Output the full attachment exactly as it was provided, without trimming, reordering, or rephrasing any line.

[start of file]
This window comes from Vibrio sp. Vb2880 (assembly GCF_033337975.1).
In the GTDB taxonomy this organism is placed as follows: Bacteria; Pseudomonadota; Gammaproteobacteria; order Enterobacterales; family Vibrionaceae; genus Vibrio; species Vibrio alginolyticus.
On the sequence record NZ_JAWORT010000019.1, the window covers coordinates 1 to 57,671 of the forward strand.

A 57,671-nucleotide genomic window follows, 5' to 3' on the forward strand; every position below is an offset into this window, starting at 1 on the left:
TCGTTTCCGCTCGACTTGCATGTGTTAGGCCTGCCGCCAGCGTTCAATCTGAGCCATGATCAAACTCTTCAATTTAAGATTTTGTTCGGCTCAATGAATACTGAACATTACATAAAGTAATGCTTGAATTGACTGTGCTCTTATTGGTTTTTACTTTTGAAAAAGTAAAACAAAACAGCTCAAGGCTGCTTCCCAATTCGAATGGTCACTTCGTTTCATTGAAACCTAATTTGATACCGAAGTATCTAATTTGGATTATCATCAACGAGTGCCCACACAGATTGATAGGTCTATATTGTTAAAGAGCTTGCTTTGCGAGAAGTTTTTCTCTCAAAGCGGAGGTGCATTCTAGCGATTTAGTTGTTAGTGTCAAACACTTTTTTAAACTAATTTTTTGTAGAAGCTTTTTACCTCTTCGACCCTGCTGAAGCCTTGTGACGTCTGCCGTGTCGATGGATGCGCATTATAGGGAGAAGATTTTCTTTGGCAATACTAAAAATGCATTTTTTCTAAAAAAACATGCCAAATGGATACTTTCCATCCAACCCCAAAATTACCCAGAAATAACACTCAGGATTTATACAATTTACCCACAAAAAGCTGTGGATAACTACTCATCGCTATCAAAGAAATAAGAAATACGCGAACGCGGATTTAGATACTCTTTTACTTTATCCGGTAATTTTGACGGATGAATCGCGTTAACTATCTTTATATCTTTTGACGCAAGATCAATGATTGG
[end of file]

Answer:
This window comes from Vibrio sp. Vb2880 (assembly GCF_033337975.1).
In the GTDB taxonomy this organism is placed as follows: Bacteria; Pseudomonadota; Gammaproteobacteria; order Enterobacterales; family Vibrionaceae; genus Vibrio; species Vibrio alginolyticus.
On the sequence record NZ_JAWORT010000019.1, the window covers coordinates 1 to 57,671 of the forward strand.

A 57,671-nucleotide genomic window follows, 5' to 3' on the forward strand; every position below is an offset into this window, starting at 1 on the left:
TCGTTTCCGCTCGACTTGCATGTGTTAGGCCTGCCGCCAGCGTTCAATCTGAGCCATGATCAAACTCTTCAATTTAAGATTTTGTTCGGCTCAATGAATACTGAACATTACATAAAGTAATGCTTGAATTGACTGTGCTCTTATTGGTTTTTACTTTTGAAAAAGTAAAACAAAACAGCTCAAGGCTGCTTCCCAATTCGAATGGTCACTTCGTTTCATTGAAACCTAATTTGATACCGAAGTATCTAATTTGGATTATCATCAACGAGTGCCCACACAGATTGATAGGTCTATATTGTTAAAGAGCTTGCTTTGCGAGAAGTTTTTCTCTCAAAGCGGAGGTGCATTCTAGCGATTTAGTTGTTAGTGTCAAACACTTTTTTAAACTAATTTTTTGTAGAAGCTTTTTACCTCTTCGACCCTGCTGAAGCCTTGTGACGTCTGCCGTGTCGATGGATGCGCATTATAGGGAGAAGATTTTCTTTGGCAATACTAAAAATGCATTTTTTCTAAAAAAACATGCCAAATGGATACTTTCCATCCAACCCCAAAATTACCCAGAAATAACACTCAGGATTTATACAATTTACCCACAAAAAGCTGTGGATAACTACTCATCGCTATCAAAGAAATAAGAAATACGCGAACGCGGATTTAGATACTCTTTTACTTTATCCGGTAATTTTGACGGATGAATCGCGTTAACTATCTTTATATCTTTTGACGCAAGATCAATGATTGG